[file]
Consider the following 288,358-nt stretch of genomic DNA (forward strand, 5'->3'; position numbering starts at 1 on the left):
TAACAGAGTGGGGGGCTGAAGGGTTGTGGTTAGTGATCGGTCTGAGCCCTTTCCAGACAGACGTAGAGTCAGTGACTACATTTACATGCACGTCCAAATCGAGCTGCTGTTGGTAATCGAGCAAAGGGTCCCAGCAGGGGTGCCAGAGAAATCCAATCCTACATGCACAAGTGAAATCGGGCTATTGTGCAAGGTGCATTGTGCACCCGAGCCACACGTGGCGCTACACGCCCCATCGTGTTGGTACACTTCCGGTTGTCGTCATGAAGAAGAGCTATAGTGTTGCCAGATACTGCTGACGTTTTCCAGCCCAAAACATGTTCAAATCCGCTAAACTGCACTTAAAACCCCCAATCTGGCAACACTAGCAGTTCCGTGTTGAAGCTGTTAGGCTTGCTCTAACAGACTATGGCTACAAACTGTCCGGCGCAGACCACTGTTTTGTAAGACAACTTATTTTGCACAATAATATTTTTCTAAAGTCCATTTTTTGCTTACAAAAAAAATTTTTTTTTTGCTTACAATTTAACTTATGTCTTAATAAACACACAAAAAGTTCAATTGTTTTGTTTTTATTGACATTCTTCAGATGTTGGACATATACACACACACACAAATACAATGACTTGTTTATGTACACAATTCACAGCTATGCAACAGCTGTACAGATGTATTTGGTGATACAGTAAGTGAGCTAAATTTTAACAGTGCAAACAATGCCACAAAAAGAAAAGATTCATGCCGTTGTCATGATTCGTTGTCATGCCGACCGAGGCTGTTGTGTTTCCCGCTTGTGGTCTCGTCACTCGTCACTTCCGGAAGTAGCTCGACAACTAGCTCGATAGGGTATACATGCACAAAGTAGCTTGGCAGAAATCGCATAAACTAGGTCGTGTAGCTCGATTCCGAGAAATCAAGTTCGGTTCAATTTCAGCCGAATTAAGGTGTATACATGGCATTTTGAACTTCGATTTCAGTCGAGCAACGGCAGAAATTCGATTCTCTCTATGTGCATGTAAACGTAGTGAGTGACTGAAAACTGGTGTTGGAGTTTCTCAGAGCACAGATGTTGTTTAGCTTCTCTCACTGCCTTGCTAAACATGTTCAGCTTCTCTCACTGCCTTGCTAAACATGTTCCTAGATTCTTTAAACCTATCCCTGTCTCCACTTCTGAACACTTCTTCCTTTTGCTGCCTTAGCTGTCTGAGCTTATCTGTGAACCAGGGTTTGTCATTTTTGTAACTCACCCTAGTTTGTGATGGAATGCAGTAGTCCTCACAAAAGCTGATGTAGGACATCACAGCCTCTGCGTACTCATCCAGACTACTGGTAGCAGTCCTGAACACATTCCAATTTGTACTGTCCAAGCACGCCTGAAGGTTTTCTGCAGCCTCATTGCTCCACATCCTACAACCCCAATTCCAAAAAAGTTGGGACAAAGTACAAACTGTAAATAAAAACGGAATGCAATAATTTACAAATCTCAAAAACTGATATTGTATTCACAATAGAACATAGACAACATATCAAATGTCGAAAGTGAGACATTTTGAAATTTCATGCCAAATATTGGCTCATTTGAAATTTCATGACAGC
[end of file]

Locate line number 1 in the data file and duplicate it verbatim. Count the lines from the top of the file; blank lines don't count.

Consider the following 288,358-nt stretch of genomic DNA (forward strand, 5'->3'; position numbering starts at 1 on the left):